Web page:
When looking at questions on X validated, I came across this seemingly obvious request for an unbiased estimator of P(X=k), when X~B(n,p). Except that X is not observed but only Y~B(s,p) with s<n. Since P(X=k) is a polynomial in p, I was expecting s…

## Storytelling: What’s it good for?

A story can be an effective way to send a message. Anna Clemens explains: Why are stories so powerful? To answer this, we have to go back at least 100,000 years. This is when humans started to speak. For the following roughly 94,000 years, we could only use spoken words to communicate. Stories helped us […]

## Coursera course on causal inference from Michael Sobel at Columbia

Here’s the description: This course offers a rigorous mathematical survey of causal inference at the Master’s level. Inferences about causation are of great importance in science, medicine, policy, and business. This course provides an introduction to the statistical literature on causal inference that has emerged in the last 35-40 years and that has revolutionized the […]

## MRP (multilevel regression and poststratification; Mister P): Clearing up misunderstandings about

Someone pointed me to this thread where I noticed some issues I’d like to clear up: David Shor: “MRP itself is like, a 2009-era methodology.” Nope. The first paper on MRP was from 1997. And, even then, the component pieces were not new: we were just basically combining two existing ideas from survey sampling: regression […]

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## MRP (multilevel regression and poststratification; Mister P): Clearing up misunderstandings about

Someone pointed me to this thread where I noticed some issues I’d like to clear up: David Shor: “MRP itself is like, a 2009-era methodology.” Nope. The first paper on MRP was from 1997. And, even then, the component pieces were not new: we were just basically combining two existing ideas from survey sampling: regression […]

The post MRP (multilevel regression and poststratification; Mister P): Clearing up misunderstandings about appeared first on Statistical Modeling, Causal Inference, and Social Science.

## Robin Pemantle’s updated bag of tricks for math teaching!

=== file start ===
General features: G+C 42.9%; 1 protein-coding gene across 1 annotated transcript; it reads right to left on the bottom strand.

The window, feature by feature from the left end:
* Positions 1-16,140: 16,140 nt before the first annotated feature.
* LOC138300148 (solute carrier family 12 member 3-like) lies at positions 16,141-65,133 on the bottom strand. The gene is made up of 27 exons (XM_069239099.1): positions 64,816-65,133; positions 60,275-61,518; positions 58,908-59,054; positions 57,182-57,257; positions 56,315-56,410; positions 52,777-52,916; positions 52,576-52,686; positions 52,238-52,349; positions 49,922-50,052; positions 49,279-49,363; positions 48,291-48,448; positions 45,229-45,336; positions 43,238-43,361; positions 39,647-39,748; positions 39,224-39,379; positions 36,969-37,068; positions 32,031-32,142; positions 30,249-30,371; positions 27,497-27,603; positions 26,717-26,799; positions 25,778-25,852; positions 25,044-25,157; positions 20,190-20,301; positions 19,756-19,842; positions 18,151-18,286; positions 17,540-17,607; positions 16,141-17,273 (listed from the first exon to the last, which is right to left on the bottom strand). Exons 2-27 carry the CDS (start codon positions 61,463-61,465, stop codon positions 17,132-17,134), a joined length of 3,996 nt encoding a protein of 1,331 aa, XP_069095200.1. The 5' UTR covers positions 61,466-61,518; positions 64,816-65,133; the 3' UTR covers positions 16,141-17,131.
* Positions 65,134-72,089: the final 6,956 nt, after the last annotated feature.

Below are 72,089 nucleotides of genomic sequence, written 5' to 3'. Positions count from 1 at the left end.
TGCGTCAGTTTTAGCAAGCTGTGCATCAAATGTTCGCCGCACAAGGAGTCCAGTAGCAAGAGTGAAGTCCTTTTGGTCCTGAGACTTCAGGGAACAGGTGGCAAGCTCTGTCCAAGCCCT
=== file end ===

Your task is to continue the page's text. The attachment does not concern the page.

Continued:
Here it is! He’s got the following two documents: – Tips for Active Learning in the College Setting – Tips for Active Learning in Teacher Prep or in the K-12 Setting This is great stuff (see my earlier review here). Every mathematician and math teacher in the universe should read this. So, if any of […]

The post Robin Pemantle’s updated bag of tricks for math teaching! appeared first on Statistical Modeling, Causal Inference, and Social Science.

## Robin Pemantle’s updated bag of tricks for math teaching!

Here it is! He’s got the following two documents: – Tips for Active Learning in the College Setting – Tips for Active Learning in Teacher Prep or in the K-12 Setting This is great stuff (see my earlier review here). Every mathematician and math teacher in the universe should read this. So, if any of […]

The post Robin Pemantle’s updated bag of tricks for math teaching! appeared first on Statistical Modeling, Causal Inference, and Social Science.

## p-value graffiti in the lift [jatp]

## June is applied regression exam month!

So. I just graded the final exams for our applied regression class. Lots of students made mistakes which gave me the feeling that I didn’t teach the material so well. So I thought it could help lots of people out there if I were to share the questions, solutions, and common errors. It was an […]

The post June is applied regression exam month! appeared first on Statistical Modeling, Causal Inference, and Social Science.

## June is applied regression exam month!

So. I just graded the final exams for our applied regression class. Lots of students made mistakes which gave me the feeling that I didn’t teach the material so well. So I thought it could help lots of people out there if I were to share the questions, solutions, and common errors. It was an […]

The post June is applied regression exam month! appeared first on Statistical Modeling, Causal Inference, and Social Science.